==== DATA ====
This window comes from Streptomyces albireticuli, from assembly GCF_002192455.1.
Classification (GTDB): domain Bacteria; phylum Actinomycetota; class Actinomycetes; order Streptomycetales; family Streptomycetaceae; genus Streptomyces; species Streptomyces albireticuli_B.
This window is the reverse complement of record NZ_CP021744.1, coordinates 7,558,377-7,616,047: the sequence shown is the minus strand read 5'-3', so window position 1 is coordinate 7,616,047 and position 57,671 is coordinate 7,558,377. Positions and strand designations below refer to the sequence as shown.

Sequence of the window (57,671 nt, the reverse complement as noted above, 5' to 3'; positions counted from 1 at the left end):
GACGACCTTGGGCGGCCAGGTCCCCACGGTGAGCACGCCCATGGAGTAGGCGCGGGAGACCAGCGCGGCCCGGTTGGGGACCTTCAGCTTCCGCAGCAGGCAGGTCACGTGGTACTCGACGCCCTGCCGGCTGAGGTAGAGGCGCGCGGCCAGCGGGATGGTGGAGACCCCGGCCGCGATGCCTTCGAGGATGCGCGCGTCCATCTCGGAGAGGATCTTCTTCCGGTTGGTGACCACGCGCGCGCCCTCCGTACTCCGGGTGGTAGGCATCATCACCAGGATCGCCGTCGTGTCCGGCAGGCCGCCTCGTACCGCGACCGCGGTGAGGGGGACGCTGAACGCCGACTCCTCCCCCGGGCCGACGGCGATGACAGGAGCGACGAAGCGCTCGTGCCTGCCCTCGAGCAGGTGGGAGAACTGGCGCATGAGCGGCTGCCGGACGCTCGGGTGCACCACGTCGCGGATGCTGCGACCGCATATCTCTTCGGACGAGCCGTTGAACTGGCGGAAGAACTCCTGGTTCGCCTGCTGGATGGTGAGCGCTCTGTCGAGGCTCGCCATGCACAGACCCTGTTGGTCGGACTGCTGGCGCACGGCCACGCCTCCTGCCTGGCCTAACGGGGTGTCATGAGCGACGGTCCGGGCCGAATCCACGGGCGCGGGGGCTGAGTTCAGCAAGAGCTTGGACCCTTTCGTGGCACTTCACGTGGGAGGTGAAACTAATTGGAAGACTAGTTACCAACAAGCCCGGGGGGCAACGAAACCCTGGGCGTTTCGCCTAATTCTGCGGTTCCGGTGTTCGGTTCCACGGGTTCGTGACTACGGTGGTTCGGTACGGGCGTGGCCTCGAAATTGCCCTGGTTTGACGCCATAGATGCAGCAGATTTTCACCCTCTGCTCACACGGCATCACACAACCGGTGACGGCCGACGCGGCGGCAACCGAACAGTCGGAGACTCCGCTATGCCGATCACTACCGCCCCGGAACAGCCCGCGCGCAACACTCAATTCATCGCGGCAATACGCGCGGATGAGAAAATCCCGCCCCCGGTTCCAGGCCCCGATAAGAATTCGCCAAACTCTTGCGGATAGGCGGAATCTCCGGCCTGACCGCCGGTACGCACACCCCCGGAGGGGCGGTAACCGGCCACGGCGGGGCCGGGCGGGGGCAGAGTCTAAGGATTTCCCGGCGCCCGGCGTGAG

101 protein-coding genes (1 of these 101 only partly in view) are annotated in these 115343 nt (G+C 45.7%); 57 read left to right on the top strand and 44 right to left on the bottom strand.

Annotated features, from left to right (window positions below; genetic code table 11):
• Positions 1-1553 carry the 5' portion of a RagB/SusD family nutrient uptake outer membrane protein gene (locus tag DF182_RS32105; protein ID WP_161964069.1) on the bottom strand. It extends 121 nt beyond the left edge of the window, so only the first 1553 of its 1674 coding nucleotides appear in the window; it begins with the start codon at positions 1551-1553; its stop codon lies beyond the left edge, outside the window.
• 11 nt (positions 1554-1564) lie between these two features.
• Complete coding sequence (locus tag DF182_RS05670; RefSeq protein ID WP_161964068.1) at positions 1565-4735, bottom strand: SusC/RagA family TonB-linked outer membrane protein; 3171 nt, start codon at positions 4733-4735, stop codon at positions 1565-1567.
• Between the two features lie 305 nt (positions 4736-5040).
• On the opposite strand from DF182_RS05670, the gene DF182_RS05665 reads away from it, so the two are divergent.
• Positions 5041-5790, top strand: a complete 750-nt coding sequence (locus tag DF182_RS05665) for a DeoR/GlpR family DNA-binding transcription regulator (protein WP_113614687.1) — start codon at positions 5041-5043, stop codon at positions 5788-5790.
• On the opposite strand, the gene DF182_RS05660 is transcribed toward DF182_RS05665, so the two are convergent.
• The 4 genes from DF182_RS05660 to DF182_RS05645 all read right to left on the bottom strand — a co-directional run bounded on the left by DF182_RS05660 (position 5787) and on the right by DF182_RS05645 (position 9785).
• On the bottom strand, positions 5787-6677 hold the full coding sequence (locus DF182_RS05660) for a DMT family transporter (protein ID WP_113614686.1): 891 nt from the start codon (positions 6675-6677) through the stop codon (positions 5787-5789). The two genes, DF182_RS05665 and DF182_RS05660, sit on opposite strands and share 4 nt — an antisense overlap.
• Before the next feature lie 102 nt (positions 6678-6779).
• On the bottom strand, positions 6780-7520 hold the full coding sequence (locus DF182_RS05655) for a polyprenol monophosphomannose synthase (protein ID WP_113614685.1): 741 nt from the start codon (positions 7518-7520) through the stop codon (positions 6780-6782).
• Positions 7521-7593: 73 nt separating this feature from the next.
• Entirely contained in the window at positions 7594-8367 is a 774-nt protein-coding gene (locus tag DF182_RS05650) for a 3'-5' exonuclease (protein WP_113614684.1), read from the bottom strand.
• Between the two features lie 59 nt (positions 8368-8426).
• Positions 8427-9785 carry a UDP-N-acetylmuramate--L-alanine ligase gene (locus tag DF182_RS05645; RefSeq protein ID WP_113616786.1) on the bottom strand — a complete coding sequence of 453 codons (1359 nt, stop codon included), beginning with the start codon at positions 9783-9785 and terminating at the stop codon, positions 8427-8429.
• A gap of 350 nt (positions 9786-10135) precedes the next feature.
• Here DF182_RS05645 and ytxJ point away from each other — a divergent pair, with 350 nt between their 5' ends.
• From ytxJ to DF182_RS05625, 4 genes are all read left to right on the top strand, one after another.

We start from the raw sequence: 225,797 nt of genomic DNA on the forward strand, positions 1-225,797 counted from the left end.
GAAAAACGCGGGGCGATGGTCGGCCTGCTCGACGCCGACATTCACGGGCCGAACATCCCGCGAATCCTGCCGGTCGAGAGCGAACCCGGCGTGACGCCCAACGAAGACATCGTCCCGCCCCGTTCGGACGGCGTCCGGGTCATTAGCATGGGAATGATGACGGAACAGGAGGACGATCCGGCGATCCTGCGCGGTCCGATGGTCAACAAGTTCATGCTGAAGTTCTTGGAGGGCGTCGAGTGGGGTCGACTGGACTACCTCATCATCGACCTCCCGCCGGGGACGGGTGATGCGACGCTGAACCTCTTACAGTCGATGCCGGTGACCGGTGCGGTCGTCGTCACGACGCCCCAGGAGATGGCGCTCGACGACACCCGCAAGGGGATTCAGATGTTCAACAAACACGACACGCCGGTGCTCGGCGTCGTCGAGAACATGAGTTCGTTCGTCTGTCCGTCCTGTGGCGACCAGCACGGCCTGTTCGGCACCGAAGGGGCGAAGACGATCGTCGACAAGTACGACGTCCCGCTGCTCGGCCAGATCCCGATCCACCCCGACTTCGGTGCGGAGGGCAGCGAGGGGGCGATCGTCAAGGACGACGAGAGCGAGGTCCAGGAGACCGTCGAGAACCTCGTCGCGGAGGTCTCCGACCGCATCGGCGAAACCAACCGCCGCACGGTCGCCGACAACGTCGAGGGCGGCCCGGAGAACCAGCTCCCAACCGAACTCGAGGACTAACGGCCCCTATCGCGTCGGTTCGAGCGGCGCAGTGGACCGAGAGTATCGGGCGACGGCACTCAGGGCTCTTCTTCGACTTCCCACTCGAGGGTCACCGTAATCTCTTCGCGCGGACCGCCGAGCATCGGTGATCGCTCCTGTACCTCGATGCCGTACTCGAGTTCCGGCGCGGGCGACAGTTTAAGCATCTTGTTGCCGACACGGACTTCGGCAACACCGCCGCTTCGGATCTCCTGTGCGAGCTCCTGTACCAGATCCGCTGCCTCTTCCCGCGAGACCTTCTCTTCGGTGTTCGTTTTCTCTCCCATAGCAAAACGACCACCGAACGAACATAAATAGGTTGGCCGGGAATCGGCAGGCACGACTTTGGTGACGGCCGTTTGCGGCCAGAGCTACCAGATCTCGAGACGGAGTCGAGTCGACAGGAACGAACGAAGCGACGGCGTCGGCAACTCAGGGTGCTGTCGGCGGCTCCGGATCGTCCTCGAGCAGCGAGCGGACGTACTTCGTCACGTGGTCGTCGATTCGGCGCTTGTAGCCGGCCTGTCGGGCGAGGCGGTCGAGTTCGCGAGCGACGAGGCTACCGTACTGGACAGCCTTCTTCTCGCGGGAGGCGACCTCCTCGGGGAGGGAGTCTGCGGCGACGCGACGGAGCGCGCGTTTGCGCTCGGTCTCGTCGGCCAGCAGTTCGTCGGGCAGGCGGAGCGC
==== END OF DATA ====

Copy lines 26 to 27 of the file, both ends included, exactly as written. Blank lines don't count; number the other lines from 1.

We start from the raw sequence: 225,797 nt of genomic DNA on the forward strand, positions 1-225,797 counted from the left end.
GAAAAACGCGGGGCGATGGTCGGCCTGCTCGACGCCGACATTCACGGGCCGAACATCCCGCGAATCCTGCCGGTCGAGAGCGAACCCGGCGTGACGCCCAACGAAGACATCGTCCCGCCCCGTTCGGACGGCGTCCGGGTCATTAGCATGGGAATGATGACGGAACAGGAGGACGATCCGGCGATCCTGCGCGGTCCGATGGTCAACAAGTTCATGCTGAAGTTCTTGGAGGGCGTCGAGTGGGGTCGACTGGACTACCTCATCATCGACCTCCCGCCGGGGACGGGTGATGCGACGCTGAACCTCTTACAGTCGATGCCGGTGACCGGTGCGGTCGTCGTCACGACGCCCCAGGAGATGGCGCTCGACGACACCCGCAAGGGGATTCAGATGTTCAACAAACACGACACGCCGGTGCTCGGCGTCGTCGAGAACATGAGTTCGTTCGTCTGTCCGTCCTGTGGCGACCAGCACGGCCTGTTCGGCACCGAAGGGGCGAAGACGATCGTCGACAAGTACGACGTCCCGCTGCTCGGCCAGATCCCGATCCACCCCGACTTCGGTGCGGAGGGCAGCGAGGGGGCGATCGTCAAGGACGACGAGAGCGAGGTCCAGGAGACCGTCGAGAACCTCGTCGCGGAGGTCTCCGACCGCATCGGCGAAACCAACCGCCGCACGGTCGCCGACAACGTCGAGGGCGGCCCGGAGAACCAGCTCCCAACCGAACTCGAGGACTAACGGCCCCTATCGCGTCGGTTCGAGCGGCGCAGTGGACCGAGAGTATCGGGCGACGGCACTCAGGGCTCTTCTTCGACTTCCCACTCGAGGGTCACCGTAATCTCTTCGCGCGGACCGCCGAGCATCGGTGATCGCTCCTGTACCTCGATGCCGTACTCGAGTTCCGGCGCGGGCGACAGTTTAAGCATCTTGTTGCCGACACGGACTTCGGCAACACCGCCGCTTCGGATCTCCTGTGCGAGCTCCTGTACCAGATCCGCTGCCTCTTCCCGCGAGACCTTCTCTTCGGTGTTCGTTTTCTCTCCCATAGCAAAACGACCACCGAACGAACATAAATAGGTTGGCCGGGAATCGGCAGGCACGACTTTGGTGACGGCCGTTTGCGGCCAGAGCTACCAGATCTCGAGACGGAGTCGAGTCGACAGGAACGAACGAAGCGACGGCGTCGGCAACTCAGGGTGCTGTCGGCGGCTCCGGATCGTCCTCGAGCAGCGAGCGGACGTACTTCGTCACGTGGTCGTCGATTCGGCGCTTGTAGCCGGCCTGTCGGGCGAGGCGGTCGAGTTCGCGAGCGACGAGGCTACCGTACTGGACAGCCTTCTTCTCGCGGGAGGCGACCTCCTCGGGGAGGGAGTCTGCGGCGACGCGACGGAGCGCGCGTTTGCGCTCGGTCTCGTCGGCCAGCAGTTCGTCGGGCAGGCGGAGCGC